Raymond Stults on the Tchaikovsky piano competition, June 15

  • Автор темы Мария Холкина
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Мария Холкина

When announcement was made last year that St. Petersburg would play host to the current Tchaikovsky Competition’s violinists and vocalists, my reaction was “There he goes again” – meaning competition chairman Valery Gergiev – “expanding his already overstretched musical empire by hijacking half the competition to his own backyard.”

The reason given for removing a part of what had always been Moscow’s to the northern capital was what then seemed only a faint hope of completing reconstruction of the Moscow Conservatory’s Great Hall in time to play its traditional competition role. But work on the reconstruction stuck to schedule, funds for it were apparently not pilfered and, rather miraculously, the hall re-opened on the eve of the competition’s first round. Yet even lacking the Great Hall, there were surely enough other suitable venues in Moscow for housing all of the competition’s four disciplines.

Later on it was argued somewhat more convincingly in St. Petersburg’s favor that Tchaikovsky belonged to it, as well as to Moscow, since he spent much of his creative life in both cities, and that both played a critical part in developing the so-called “Russian School” of musical performance.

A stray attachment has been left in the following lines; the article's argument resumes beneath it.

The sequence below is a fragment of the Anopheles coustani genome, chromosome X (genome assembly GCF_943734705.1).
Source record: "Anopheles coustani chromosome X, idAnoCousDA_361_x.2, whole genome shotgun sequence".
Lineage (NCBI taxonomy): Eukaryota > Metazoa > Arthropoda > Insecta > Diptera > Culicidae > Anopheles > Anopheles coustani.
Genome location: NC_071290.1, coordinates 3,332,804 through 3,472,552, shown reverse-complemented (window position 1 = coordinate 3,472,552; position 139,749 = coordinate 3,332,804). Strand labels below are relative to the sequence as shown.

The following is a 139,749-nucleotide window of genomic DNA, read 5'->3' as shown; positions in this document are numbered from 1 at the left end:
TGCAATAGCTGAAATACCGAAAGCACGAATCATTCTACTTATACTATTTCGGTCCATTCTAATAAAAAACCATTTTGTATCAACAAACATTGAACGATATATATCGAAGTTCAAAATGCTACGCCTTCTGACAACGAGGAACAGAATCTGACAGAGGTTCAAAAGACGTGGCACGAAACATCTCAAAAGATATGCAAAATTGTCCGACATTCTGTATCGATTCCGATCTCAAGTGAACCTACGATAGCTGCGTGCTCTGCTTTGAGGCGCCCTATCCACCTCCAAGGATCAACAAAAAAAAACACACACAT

Yesterday, however, as I listened to pianists playing their first competition round in the Great Hall, it occurred to me that moving half the proceedings to St. Petersburg was not such a bad idea after all. For me, attending past competitions always proved an exercise in frustration. Either I concentrated on a single discipline and was plagued by thoughts of missing what went on at the others, or I scurried from venue to venue, taking in bits of all four, without ever getting a real grip on the progress of any of them.

With both pianists and cellists playing in Moscow, there is still a choice to be made. But it’s a much easier one. I’ve decided to hear as many of the pianists as possible in their first round and the recital half of their second round and then move on to the cellists. This way, I should have at least a reasonably good idea of who is who on both instruments when final results are announced.

Hearing four of the six pianists who played yesterday produced no revelations, though some of the playing was of very high standard and at least two seem likely to advance to the second round, when their vices and virtues can be better assessed.

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